Almost every town of any size has a festival between March and November.  Pictured here is some joyful noise being made at the Augusta festival in Elkins.  One can also get joyful food, joyfully noisy parades, joyful boat races, joyful buckwheat cakes, and joyful crafts at one or more of these fun community get togethers.

. . . and, of course, patriotic

West Virginia has the largest small town 4th of July celebration in the world centered in Ripley.  It stands to reason that the Mountain State loves America.  It sends more men and women per capita into the U. S. armed forces than any other state.


West Virginia's near nationally low levels of property and violent crime co exist with near nationally high levels of gun ownership.  Hmmmmmm.


West Virginia usually tops out lists of least healthy eaters, most overweight people.  That is not indicative of happiness outside of narrow classes of people who fret about their weight.  No study has been done, but West Virginians have a different ideal of body image and physical attractiveness than those who make up these studies.  Mountain State women tend to prefer bigger men and men prefer curvier women.

Look at the culture.  Cultural influences of West Virginia come from the American frontier, as well as German and Italian peasants.  Without stacks of cash lying about to pay for more refined diversions, most people entertained themselves and others with food.  Frontier people, Germans, and Italians know, if nothing else, how to turn a little into a lot.  Those cultural ideals of entertainment and hospitality have come down to the 21st century.

And, finally, West Virginia makes some of the best victuals around.  Charleston and its suburbs are a breakfast mecca, sporting Tudor's and Shoney's.  Northern West Virginia and Keyser's Italian fare rivals any city in the nation for taste and beats nearly all for affordability.

This is why country people don't always eat right or look like stick figures.

The boys of fall (and winter, spring, and summer!)

Everything from pee wee football and T ball to major college football at two ends of the state.  Winning makes us happy.  Even in losses, we can be proud of their hard work and effort.

Water, water, everywhere . . .

Most people love to be on the water.  Fishing, swimming, sitting on a boat, running a jet ski way too fast.  Everyone loves something a little different about the water.  In West Virginia, unless you want salt water, you're in luck.  Rushing shallow rivers, placid lakes, rivers long and deep enough for afternoon cruises, the Mountain State can make any fresh water aficionado happy!

History class is open

No one claims to like history class, but most people love history in some way.  West Virginia has historical sites that are entertaining and informative.  Above is Harpers Ferry, set in the drop dead beautiful confluence of the Potomac and Shenandoah rivers.  Everything in town, except automobiles, electric, and the US 340 bridge, looks like it did in 1859 when John Brown launched his raid.  The state also has museums, cultural centers, replicas of forts built over 200 years ago and more.

And this

Inside and out, one of the most beautiful buildings you will ever see,  Forget the shenanigans that happen inside of it for a moment and consider just what a marvel it is.

And finally this little guy

He is wondering why anyone would think that a state that he represents would be the most bummed out.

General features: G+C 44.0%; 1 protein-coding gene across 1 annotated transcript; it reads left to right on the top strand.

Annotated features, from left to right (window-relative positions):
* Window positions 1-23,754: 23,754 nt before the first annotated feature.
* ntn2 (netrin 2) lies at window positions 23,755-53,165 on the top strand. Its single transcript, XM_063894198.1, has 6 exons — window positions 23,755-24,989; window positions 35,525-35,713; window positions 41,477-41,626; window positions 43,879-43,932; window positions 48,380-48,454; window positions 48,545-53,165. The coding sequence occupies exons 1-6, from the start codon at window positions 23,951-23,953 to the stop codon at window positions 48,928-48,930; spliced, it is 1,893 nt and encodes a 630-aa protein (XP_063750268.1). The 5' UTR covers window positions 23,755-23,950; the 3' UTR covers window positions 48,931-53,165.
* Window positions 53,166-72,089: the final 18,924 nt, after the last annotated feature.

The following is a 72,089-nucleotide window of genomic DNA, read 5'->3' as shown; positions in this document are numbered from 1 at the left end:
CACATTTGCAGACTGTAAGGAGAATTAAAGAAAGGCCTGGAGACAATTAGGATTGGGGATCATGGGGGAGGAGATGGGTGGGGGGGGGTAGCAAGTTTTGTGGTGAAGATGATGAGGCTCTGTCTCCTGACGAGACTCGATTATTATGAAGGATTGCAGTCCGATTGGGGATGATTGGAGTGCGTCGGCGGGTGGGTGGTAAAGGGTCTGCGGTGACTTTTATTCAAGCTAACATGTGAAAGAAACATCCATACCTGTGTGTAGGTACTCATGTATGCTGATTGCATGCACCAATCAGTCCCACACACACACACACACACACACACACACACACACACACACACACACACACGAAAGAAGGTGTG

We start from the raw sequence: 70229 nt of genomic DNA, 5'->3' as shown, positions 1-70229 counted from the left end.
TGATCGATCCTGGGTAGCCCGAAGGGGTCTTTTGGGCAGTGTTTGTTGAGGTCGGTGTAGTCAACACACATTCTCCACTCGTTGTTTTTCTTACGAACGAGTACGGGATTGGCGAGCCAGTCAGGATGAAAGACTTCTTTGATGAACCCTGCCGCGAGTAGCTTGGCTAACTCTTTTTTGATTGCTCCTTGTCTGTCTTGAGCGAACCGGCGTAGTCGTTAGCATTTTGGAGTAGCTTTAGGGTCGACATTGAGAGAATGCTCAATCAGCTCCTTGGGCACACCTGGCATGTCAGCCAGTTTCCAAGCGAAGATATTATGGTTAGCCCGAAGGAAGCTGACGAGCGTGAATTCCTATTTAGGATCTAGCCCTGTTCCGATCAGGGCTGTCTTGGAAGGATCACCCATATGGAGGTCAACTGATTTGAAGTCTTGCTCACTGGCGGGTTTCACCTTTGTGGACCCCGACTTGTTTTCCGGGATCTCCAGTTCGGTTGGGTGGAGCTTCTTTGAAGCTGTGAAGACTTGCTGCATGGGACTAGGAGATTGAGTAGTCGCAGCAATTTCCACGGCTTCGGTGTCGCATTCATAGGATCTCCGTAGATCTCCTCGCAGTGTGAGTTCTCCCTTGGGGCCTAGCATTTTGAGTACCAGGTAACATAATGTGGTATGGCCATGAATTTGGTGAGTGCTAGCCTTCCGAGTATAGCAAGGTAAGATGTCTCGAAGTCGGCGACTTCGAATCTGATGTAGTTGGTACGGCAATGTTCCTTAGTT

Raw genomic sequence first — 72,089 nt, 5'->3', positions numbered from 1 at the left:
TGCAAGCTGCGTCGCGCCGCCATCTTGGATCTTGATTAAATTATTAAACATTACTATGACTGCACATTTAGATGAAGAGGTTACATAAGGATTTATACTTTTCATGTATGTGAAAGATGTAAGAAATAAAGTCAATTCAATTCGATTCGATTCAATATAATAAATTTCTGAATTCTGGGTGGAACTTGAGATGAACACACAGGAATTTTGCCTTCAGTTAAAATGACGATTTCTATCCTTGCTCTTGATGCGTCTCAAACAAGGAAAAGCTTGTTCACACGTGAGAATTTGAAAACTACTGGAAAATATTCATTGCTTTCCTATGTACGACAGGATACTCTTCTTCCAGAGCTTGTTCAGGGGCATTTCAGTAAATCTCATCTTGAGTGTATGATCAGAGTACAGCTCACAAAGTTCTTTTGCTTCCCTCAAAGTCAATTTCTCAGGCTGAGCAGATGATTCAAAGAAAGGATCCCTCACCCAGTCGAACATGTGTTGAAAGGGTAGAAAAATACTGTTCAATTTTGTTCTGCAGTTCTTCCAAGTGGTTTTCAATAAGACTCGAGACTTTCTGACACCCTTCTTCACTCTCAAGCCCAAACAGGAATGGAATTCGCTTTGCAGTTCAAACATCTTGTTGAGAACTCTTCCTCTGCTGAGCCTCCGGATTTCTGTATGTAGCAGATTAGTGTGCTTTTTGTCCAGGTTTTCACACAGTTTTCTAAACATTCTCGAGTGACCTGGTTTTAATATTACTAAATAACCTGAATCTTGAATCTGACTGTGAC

Disagree With Democrats? Keep It to Yourself . . .Or Else

Since the election of Obama, liberals have gone after their political dissenters.  First came White House attempts, fended off by the media, to declare Fox News a non news outlet, banishing them from the press corps. Then came years of the left's near fetish level fascination with "sedition."  Tea Parties, Republicans, libertarians, nearly everyone associated with opposing this president gets tarred with the word. "Sedition" is the idea that speech that disrupts government functions should be criminal.  Twice in American history have sedition laws been passed, both during wars with Great Powers.

The scandal over improper IRS harassment of groups opposed to the current federal government will not subside, despite the administration's best efforts.

Worst of all, last fall, a Washington Times  reporter uncovering problems with the air marshal service had her research materials illegally seized by the Maryland State Police and turned over to the Department of Homeland Security.

Last week brought more stories of liberals and left wing attempts to chill speech or silence opponents.

Public outcry forced the Federal Communications Commission to back off of a plan to send monitors into broadcast and print media newsrooms to ask "invasive" questions about story selection and coverage.  The FCC is mandated to regularly submit reports about potential barriers to small operators and entrepreneurship.  Its questionnaire included many questions about journalism decisions, which could have a chilling effect on issue coverage. Many experts agree this violates the First Amendment, at least in spirit.

And finally on the state level, as West Virginia Metro News's Hoppy Kercheval puts it, some Democrats "can't stand a feisty Republican."  West Virginia's elected Republican attorney general, Patrick Morrisey, faces the possible stripping of his constitutionally mandated powers. Like others, his "crime" seems to be strenuous opposition to the efforts and plans of the Obama Administration.  Morrisey has been an outspoken opponent of infringements on the Second Amendment and EPA attacks on coal and power.

House Republicans and others noted that the state constitution and recent case law forbid the state legislature from doing precisely what House Democrats are trying.

The pattern is pretty clear.  Speak out against Obama, oppose his administration's plans, and his allies try to bring the power of government down against you, usually illegally.  Why can't America have bipartisan discussions and compromises?  Partly because of this dynamic.